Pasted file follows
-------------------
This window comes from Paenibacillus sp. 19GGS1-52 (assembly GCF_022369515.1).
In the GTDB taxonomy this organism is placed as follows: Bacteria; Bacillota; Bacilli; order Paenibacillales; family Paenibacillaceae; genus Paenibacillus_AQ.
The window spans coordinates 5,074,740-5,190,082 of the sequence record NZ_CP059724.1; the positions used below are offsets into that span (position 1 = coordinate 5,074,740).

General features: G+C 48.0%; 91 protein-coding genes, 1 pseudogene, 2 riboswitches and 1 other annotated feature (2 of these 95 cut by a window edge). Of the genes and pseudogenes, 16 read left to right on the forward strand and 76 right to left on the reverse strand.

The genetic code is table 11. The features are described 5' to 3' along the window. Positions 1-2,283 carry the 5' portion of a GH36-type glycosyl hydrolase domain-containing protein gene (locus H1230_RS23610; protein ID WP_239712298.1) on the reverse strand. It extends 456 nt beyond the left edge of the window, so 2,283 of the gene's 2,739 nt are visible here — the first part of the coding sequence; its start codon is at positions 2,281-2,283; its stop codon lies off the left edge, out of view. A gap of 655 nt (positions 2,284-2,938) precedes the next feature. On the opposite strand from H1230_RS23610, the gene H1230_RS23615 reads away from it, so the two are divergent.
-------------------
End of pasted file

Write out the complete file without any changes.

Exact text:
This window comes from Paenibacillus sp. 19GGS1-52 (assembly GCF_022369515.1).
In the GTDB taxonomy this organism is placed as follows: Bacteria; Bacillota; Bacilli; order Paenibacillales; family Paenibacillaceae; genus Paenibacillus_AQ.
The window spans coordinates 5,074,740-5,190,082 of the sequence record NZ_CP059724.1; the positions used below are offsets into that span (position 1 = coordinate 5,074,740).

General features: G+C 48.0%; 91 protein-coding genes, 1 pseudogene, 2 riboswitches and 1 other annotated feature (2 of these 95 cut by a window edge). Of the genes and pseudogenes, 16 read left to right on the forward strand and 76 right to left on the reverse strand.

The genetic code is table 11. The features are described 5' to 3' along the window. Positions 1-2,283 carry the 5' portion of a GH36-type glycosyl hydrolase domain-containing protein gene (locus H1230_RS23610; protein ID WP_239712298.1) on the reverse strand. It extends 456 nt beyond the left edge of the window, so 2,283 of the gene's 2,739 nt are visible here — the first part of the coding sequence; its start codon is at positions 2,281-2,283; its stop codon lies off the left edge, out of view. A gap of 655 nt (positions 2,284-2,938) precedes the next feature. On the opposite strand from H1230_RS23610, the gene H1230_RS23615 reads away from it, so the two are divergent.